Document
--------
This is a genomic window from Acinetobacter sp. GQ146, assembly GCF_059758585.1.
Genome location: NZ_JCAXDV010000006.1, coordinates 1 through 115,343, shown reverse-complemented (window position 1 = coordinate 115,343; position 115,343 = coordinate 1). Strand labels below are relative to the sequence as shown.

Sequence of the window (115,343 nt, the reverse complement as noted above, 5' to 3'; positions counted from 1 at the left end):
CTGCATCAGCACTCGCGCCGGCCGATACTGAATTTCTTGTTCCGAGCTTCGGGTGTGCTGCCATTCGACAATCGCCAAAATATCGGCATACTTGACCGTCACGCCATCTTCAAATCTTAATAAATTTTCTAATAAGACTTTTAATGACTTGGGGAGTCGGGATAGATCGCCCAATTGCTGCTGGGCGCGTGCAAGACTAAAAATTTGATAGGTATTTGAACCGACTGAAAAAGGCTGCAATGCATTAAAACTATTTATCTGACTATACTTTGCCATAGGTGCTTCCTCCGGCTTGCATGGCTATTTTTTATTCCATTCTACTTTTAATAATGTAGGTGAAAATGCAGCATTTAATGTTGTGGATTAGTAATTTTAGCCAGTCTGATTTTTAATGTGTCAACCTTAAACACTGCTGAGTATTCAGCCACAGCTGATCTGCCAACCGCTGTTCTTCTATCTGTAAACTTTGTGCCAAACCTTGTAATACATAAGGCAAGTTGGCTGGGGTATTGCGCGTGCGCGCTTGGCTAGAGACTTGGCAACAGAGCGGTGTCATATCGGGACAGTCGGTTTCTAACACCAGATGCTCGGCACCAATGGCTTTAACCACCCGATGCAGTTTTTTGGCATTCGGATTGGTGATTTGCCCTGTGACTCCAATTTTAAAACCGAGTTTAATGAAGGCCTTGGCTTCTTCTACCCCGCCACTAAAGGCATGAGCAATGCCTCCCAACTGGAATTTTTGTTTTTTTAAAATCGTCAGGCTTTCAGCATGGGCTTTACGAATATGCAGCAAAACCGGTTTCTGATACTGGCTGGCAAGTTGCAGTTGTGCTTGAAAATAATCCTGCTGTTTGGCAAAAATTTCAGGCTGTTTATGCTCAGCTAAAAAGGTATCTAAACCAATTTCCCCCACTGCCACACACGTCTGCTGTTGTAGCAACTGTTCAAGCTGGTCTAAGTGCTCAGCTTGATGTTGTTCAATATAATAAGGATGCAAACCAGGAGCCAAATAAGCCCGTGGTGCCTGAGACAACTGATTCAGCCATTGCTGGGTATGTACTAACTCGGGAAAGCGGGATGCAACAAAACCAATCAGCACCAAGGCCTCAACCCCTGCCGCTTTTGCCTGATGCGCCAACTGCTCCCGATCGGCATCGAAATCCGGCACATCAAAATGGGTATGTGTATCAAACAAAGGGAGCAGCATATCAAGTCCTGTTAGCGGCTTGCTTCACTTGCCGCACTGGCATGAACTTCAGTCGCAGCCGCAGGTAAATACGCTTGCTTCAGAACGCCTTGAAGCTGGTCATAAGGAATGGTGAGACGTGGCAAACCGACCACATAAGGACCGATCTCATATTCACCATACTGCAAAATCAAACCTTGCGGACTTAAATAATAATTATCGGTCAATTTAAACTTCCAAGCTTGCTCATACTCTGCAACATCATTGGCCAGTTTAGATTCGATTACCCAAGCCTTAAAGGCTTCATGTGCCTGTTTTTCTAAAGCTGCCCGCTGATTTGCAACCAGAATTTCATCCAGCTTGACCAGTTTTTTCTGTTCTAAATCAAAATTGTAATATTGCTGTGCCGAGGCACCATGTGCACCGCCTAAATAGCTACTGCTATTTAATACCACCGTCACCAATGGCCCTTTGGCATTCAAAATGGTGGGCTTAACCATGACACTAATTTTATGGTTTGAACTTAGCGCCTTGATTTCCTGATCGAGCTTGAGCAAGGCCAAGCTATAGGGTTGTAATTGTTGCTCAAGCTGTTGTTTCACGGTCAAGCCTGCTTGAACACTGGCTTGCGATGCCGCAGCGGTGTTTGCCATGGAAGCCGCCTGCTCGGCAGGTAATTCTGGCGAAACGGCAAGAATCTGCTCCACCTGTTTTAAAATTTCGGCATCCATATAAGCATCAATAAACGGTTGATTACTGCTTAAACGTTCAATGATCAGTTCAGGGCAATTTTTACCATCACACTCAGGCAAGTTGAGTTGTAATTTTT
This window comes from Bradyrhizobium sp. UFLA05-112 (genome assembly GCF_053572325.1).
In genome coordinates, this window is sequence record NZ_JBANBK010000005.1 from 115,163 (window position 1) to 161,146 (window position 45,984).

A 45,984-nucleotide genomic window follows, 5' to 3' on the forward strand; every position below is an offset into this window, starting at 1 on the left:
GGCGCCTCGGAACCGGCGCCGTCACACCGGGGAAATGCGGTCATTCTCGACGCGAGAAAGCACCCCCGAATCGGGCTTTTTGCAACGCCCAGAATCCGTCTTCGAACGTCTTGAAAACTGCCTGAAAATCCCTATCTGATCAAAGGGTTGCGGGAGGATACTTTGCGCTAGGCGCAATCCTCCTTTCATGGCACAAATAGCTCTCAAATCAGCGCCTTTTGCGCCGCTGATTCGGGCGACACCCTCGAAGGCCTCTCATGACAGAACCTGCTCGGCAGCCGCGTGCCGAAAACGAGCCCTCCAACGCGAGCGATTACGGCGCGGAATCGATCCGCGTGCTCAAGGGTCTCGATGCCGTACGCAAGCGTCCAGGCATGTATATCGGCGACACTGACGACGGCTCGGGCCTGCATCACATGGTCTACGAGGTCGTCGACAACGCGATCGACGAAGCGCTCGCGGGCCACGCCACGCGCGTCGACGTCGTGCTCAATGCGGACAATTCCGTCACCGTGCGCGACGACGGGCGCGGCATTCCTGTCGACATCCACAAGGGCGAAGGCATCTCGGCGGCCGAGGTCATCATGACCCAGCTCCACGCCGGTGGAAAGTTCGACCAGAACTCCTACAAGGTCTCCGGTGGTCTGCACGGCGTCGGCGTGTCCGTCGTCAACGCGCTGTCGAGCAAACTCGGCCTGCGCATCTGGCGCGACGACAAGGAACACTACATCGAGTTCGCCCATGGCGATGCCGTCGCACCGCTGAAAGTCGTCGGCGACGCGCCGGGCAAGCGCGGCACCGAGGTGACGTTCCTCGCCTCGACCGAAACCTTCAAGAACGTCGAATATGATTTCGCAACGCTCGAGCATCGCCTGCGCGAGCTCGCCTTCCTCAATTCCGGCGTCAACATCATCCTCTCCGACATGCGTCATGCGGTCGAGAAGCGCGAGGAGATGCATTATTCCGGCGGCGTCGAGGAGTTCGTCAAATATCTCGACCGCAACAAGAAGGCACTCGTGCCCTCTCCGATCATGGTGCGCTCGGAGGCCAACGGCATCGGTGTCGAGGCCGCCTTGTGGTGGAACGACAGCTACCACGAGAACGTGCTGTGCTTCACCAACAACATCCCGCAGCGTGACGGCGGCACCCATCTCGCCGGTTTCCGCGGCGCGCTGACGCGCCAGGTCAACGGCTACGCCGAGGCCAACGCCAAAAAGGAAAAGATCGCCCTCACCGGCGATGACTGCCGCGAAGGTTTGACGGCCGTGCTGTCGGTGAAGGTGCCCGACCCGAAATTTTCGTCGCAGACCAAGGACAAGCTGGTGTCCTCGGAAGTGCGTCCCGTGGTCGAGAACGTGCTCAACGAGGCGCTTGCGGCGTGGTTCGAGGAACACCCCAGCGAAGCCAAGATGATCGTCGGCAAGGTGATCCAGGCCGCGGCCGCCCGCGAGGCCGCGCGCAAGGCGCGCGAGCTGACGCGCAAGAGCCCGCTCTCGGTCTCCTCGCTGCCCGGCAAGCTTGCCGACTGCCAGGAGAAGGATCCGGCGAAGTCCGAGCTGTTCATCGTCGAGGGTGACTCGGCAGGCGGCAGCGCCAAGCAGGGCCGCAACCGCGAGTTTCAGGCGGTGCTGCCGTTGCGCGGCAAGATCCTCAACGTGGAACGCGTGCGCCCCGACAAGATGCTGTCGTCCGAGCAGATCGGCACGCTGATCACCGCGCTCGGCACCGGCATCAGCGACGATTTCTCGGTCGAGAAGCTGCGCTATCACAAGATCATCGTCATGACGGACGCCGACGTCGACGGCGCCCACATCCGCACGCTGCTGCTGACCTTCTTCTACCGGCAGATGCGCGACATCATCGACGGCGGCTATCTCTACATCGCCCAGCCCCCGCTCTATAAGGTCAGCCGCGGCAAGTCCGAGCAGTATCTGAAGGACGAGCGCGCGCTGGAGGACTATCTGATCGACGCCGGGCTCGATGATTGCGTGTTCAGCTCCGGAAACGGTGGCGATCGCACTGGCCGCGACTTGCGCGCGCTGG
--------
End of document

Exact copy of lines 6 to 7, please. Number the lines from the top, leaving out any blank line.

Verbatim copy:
In genome coordinates, this window is sequence record NZ_JBANBK010000005.1 from 115,163 (window position 1) to 161,146 (window position 45,984).

A 45,984-nucleotide genomic window follows, 5' to 3' on the forward strand; every position below is an offset into this window, starting at 1 on the left: